Despite the iPad 2 not shipping with a display that matched the pixel density of the iPhone 4, a new report by DisplayMate says the tablet holds its own against the phone's display in a number of other areas.
The Apple iPad 2 and iPhone 4 LCD display "shoot-out," which posted earlier today on DisplayMate's site, ran a number of tests on the iPad 2's display, comparing it to the iPhone 4 as well as the iPhone 3GS--all products made by Apple.
DisplayMate's conclusion is that while the iPad 2's pixel density of 132 pixels per inch (PPI) is not quite up to snuff with the iPhone 4's 326 PPI "Retina display," it's got the same color depth, and performed similarly in viewing tests. Furthermore, the report says Apple can improve things with a few software tweaks.
"Other than PPI resolution the iPad 2 display delivers similar performance to the iPhone 4 Retina Display," wrote DisplayMate's President Dr. Raymond M. Soneira in the report. "It needs a software update for anti-aliasing and another for the Auto Brightness Control, then higher PPI resolution for the next generation," he recommended.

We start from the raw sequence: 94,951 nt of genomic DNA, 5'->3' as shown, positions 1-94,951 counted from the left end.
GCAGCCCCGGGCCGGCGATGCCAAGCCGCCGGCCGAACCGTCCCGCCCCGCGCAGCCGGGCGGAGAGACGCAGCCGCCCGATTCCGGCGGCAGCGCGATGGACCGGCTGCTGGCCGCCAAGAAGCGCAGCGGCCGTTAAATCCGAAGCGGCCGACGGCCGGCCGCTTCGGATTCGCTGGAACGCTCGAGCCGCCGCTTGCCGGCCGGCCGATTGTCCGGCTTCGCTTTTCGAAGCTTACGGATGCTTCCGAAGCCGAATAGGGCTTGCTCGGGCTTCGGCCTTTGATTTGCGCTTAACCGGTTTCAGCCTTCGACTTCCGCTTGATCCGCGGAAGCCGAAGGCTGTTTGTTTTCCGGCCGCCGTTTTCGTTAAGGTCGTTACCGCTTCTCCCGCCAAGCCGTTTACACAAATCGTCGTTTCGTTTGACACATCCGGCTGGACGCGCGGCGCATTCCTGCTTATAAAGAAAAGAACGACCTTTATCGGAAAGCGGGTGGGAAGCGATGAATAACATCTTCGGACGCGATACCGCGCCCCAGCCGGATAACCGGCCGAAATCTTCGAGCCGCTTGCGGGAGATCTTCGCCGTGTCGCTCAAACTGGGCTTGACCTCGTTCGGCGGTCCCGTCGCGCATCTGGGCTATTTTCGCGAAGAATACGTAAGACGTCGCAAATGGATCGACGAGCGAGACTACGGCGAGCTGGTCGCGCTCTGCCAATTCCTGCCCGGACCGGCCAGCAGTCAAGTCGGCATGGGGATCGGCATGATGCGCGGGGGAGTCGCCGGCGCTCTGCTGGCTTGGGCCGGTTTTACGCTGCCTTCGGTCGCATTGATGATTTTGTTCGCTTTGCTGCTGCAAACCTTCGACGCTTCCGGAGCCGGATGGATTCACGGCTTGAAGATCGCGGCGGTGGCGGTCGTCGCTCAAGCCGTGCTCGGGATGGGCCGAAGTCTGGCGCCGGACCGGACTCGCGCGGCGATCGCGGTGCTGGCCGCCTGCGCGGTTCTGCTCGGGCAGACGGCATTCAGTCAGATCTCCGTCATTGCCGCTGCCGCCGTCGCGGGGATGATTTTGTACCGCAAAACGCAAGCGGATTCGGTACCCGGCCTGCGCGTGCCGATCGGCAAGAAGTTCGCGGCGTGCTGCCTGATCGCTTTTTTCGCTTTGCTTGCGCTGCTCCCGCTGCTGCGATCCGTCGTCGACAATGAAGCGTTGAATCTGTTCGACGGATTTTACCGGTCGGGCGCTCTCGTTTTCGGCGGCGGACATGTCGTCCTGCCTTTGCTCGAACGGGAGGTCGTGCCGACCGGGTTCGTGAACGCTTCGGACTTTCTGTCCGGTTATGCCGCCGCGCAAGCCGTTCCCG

Rumors had kicked up months ahead of the iPad 2's unveiling that Apple was planning to bring a 2,048 x 1,536 pixel "Retina display" to the iPad successor. The gadget maker was also said to be working on anti-reflective technologies to combat screen glare, something that had been a target for competitors like Amazon in its advertising for the Kindle.
As for the anti-aliasing suggestion, some developers have already taken it upon themselves to include the feature on their apps targeted at the iPad 2. Given the device's beefier processor and graphics specs, developers are able to run anti-aliasing, which can smooth edges without slowing down what's happening onscreen.
Among the other findings from DisplayMate's round of testing was that the iPad 2's screen is less bright and has a lower contrast ratio than the iPhone 4, while it beats the iPhone 4 out in other areas like having more accurate white levels and a slightly higher readability rating when viewed at a 30 degree angle. The company has yet to determine how the iPad 2 stacks up against the iPhone 4 in terms of its anti-reflective capabilities, something that CNET has found to still be an issue when trying to use the iPad 2 as an e-reader.
Related: iPad 2 gets the teardown treatment